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Roll up, roll up, the COP26 circus is in town

Roll up, roll up, the COP26 circus is in town

Another long queue met attendees trying to enter COP26 in Glasgow on Day 2 of the conference. (Photo: Jack Board)

GLASGOW: The Deliveroo rider waved to me from across the road, Mexican burrito in hand. In the darkness, it almost looked like he was smiling.

There were just a few metres dividing us. But in reality, we would never meet. Scottish police flanked both sides of the road, as motorcades containing world leaders swept by, lights flashing.

My brown bag of food would never make it across that divide. “It’s for security”, an officer chuckled.

It was Monday (Nov 1), Day 1 of COP26, global climate change talks meant to steer the planet from the brink of self-induced catastrophe. And this was my price to pay.

A lone protester stands outside COP26 in Glasgow. (Photo: Jack Board)

Glasgow has been consumed by this conference, the largest the United Kingdom has ever hosted. It was already delayed for a year due to the COVID-19, yet even now the spectre of the pandemic hangs over the event. 

So too do the clear inequalities that exist, between those at the negotiating table, the world’s fate seemingly at their whim, and those literally out in the cold. 

Critics of COP26 never wanted these meetings to go ahead. They called it unfair, inequitable, exclusionary. Climate change is a global challenge they argued, but COP26 was not a place for everyone.

Uneven vaccine distribution, high costs and uncertain travel conditions have frozen out many from the developing world and the representatives from the Global South. Those with the most at stake have the least access.

Still, an estimated 25,000 people have rolled up to the circus. The excruciating queues at the single entry for those without diplomatic accreditation attest to the desire to be part of the solution to the world’s greatest crisis, or at least observe what is going down.

Complaints in different languages, accents and outfits though show that while the international representation may not be ideal, it is still diverse. 

Many donned face masks but social distancing has been long forgotten among the throng. Daily COVID-19 rapid lateral flow tests are mandated but the checks by overwhelmed security offices seem cursory at best.

Social distancing rules have been tested at COP26. (Photo: Jack Board)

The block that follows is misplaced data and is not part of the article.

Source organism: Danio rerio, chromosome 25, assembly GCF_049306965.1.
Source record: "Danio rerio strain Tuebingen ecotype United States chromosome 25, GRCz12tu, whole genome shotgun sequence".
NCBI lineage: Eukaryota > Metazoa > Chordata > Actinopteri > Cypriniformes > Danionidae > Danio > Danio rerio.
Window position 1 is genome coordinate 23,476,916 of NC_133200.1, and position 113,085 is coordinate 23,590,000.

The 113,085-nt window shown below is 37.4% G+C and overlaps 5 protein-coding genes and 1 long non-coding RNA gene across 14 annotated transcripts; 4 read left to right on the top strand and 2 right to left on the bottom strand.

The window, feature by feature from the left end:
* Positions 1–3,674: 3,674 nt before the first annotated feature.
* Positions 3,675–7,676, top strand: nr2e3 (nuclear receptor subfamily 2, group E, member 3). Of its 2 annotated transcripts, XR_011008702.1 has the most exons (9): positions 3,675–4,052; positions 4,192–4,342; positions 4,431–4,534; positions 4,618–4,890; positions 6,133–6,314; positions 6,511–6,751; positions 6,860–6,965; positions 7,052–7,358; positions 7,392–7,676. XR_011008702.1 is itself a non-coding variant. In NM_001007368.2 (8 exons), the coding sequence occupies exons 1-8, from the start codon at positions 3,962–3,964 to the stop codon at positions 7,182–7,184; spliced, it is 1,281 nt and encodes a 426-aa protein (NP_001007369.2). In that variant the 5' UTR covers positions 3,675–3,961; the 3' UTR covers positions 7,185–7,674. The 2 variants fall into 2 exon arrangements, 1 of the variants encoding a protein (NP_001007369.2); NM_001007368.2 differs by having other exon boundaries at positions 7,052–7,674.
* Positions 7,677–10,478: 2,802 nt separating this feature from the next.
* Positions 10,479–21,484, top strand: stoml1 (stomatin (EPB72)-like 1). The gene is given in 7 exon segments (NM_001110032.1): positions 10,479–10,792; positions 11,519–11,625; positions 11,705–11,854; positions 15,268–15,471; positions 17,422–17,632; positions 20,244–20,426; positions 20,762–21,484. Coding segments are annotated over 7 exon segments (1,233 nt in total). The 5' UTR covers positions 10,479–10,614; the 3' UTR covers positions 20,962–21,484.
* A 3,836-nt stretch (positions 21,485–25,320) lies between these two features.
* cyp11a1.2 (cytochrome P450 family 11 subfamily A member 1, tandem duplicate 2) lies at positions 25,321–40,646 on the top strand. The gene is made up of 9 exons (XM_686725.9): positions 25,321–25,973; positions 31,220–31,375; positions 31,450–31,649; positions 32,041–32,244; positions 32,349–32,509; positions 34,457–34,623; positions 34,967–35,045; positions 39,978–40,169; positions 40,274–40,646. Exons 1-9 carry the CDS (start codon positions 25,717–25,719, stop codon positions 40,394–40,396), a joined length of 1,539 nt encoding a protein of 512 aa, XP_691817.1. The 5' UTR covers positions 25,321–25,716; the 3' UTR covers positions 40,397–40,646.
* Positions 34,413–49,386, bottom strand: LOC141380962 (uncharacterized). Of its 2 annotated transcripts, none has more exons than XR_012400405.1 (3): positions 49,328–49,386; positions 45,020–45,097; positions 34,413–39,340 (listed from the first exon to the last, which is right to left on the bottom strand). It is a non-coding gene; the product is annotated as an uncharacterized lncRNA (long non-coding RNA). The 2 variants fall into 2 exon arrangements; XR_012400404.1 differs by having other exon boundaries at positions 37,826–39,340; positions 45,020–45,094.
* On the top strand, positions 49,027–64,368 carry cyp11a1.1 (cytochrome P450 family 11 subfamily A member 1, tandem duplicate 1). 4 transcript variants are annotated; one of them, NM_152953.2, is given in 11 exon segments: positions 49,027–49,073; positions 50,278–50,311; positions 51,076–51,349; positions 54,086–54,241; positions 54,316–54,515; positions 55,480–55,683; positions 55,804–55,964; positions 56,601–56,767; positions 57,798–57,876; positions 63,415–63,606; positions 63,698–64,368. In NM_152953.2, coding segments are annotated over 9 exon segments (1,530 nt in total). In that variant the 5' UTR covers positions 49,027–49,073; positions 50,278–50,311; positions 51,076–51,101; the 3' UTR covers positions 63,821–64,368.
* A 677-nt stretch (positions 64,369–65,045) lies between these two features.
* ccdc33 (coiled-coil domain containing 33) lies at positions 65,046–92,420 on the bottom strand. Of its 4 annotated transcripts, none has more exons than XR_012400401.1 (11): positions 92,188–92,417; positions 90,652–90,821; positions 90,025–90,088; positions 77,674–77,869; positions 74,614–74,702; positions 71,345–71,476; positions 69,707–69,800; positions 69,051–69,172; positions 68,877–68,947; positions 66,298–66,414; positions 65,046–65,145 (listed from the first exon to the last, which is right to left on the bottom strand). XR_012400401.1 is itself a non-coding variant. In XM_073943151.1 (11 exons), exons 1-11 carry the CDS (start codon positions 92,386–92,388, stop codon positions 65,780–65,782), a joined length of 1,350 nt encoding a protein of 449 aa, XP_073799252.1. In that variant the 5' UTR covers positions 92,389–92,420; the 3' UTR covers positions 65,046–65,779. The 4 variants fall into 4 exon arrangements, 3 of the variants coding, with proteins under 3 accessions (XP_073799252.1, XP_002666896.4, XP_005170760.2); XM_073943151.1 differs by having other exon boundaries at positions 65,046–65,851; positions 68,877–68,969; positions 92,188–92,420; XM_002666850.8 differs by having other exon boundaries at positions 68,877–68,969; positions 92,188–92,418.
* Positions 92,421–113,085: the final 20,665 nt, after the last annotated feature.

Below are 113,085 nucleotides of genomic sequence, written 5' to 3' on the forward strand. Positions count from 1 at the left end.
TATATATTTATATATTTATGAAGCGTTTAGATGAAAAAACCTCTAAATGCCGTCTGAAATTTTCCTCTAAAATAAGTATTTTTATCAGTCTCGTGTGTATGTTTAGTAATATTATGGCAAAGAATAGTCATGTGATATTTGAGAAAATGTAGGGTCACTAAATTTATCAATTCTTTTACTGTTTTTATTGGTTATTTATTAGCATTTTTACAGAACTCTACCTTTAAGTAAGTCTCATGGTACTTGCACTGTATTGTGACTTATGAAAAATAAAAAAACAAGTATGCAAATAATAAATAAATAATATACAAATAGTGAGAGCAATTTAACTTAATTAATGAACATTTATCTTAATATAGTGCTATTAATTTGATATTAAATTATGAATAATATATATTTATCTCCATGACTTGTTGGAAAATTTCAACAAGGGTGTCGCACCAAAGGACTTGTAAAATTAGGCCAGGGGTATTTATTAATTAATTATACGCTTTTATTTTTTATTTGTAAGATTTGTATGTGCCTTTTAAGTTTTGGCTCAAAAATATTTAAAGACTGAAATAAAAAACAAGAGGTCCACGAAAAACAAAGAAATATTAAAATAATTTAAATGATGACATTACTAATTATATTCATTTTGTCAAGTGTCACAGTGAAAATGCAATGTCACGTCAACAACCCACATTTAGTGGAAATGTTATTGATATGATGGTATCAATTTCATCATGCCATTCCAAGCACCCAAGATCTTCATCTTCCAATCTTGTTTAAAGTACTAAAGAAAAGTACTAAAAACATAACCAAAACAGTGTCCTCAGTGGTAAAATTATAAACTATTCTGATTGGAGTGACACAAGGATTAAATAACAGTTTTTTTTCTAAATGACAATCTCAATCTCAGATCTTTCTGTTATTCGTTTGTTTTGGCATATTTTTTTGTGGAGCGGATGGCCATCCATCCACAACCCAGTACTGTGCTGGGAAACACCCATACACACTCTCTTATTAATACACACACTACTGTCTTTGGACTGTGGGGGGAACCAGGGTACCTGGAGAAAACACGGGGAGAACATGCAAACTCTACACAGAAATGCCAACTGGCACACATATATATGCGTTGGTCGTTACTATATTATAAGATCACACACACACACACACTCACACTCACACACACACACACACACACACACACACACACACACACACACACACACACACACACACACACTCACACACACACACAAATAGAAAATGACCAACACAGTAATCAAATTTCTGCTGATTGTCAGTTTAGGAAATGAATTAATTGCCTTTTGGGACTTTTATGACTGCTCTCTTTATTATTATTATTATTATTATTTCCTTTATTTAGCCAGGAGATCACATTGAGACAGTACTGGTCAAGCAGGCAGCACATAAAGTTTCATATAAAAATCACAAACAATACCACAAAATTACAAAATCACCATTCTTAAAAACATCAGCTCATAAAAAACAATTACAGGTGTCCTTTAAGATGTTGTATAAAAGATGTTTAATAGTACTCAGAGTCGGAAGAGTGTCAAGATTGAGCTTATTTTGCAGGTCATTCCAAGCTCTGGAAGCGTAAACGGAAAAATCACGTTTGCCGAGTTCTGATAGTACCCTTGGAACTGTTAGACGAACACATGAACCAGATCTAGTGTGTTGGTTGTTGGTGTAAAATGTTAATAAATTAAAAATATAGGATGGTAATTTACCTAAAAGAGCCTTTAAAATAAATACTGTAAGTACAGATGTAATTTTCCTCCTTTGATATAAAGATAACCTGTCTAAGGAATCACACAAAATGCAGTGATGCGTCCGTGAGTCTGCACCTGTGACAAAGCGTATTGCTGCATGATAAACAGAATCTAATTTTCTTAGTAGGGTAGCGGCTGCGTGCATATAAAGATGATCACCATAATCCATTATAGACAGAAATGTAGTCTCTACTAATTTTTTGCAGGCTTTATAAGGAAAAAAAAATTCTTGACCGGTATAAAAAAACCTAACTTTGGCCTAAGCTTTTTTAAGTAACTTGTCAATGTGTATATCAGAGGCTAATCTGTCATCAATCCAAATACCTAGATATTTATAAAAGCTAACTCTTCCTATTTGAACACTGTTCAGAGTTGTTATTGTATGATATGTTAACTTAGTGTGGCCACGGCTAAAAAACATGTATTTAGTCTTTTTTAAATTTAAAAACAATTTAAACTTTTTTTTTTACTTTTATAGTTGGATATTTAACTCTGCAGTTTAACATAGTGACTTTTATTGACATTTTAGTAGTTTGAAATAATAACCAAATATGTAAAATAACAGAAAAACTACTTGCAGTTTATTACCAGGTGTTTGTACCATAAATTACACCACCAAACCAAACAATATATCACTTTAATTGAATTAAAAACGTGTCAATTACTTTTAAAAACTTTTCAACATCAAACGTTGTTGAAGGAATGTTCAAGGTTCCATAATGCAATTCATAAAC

The organisers sent an emailed apology for “the inconveniences associated with accessing the venue of COP26, both physically and virtually”. 

They also warned that too many delegates were inside the venue. Regardless, the turnstiles remained long.

Inside the Scottish Exhibition Centre, world leaders have rolled through one after another, making their mandated four-minute speeches to explain how their respective countries are upping their climate ambitions. 

American President Joe Biden was even spotted catching some shut-eye. 

Even among the elites, there is a great divide. Those from the developing world pleading for the more assistance and their richer counterparts saying that everyone is in this together.

Meantime, media access to the leaders is mostly limited to statements full of crafted messages and posturing, tinged with uncertainty about whether COP26 will deliver a concrete outcome. 

Perhaps the biggest furore accompanied actor and environmentalist Leonardo DiCaprio as he strolled through the concourse on Day 2, raising the excitement momentarily for those standing in yet another queue to buy an egg and mayonnaise sandwich. 

Even climate negotiators and journalists can be starstruck it seems. 

Climate change correspondent, Jack Board at COP26 in Glasgow.

When the leaders departed in their motorcades, after two days of speeches, the real work will be left to the technocrats. They will be hidden from the cameras, while the world waits for an eleventh-hour declaration of intent. 

Papers and texts and language will be scoured over. Much of it will be incomprehensible - perhaps inconsequential - for the general public.

And in the end, it might just all amount to the “blah, blah, blah” that Greta Thunberg has warned us all about. She won’t be caught dead in the Blue Zone of COP26 which is only accessible to those who are accredited to the UNFCCC - her leadership exists outside these securely confined walls.

Late on Saturday night next week, well past the time the conference is meant to end, perhaps, hopefully, a breakthrough will be reached. There might be more serious commitments about transforming our economies, energy sectors, and transport systems, setting the planet’s future path on a more sustainable trajectory.

It would make the whole event seem like it was worth it, lost dinner and all.

Source: CNA/jb(aw)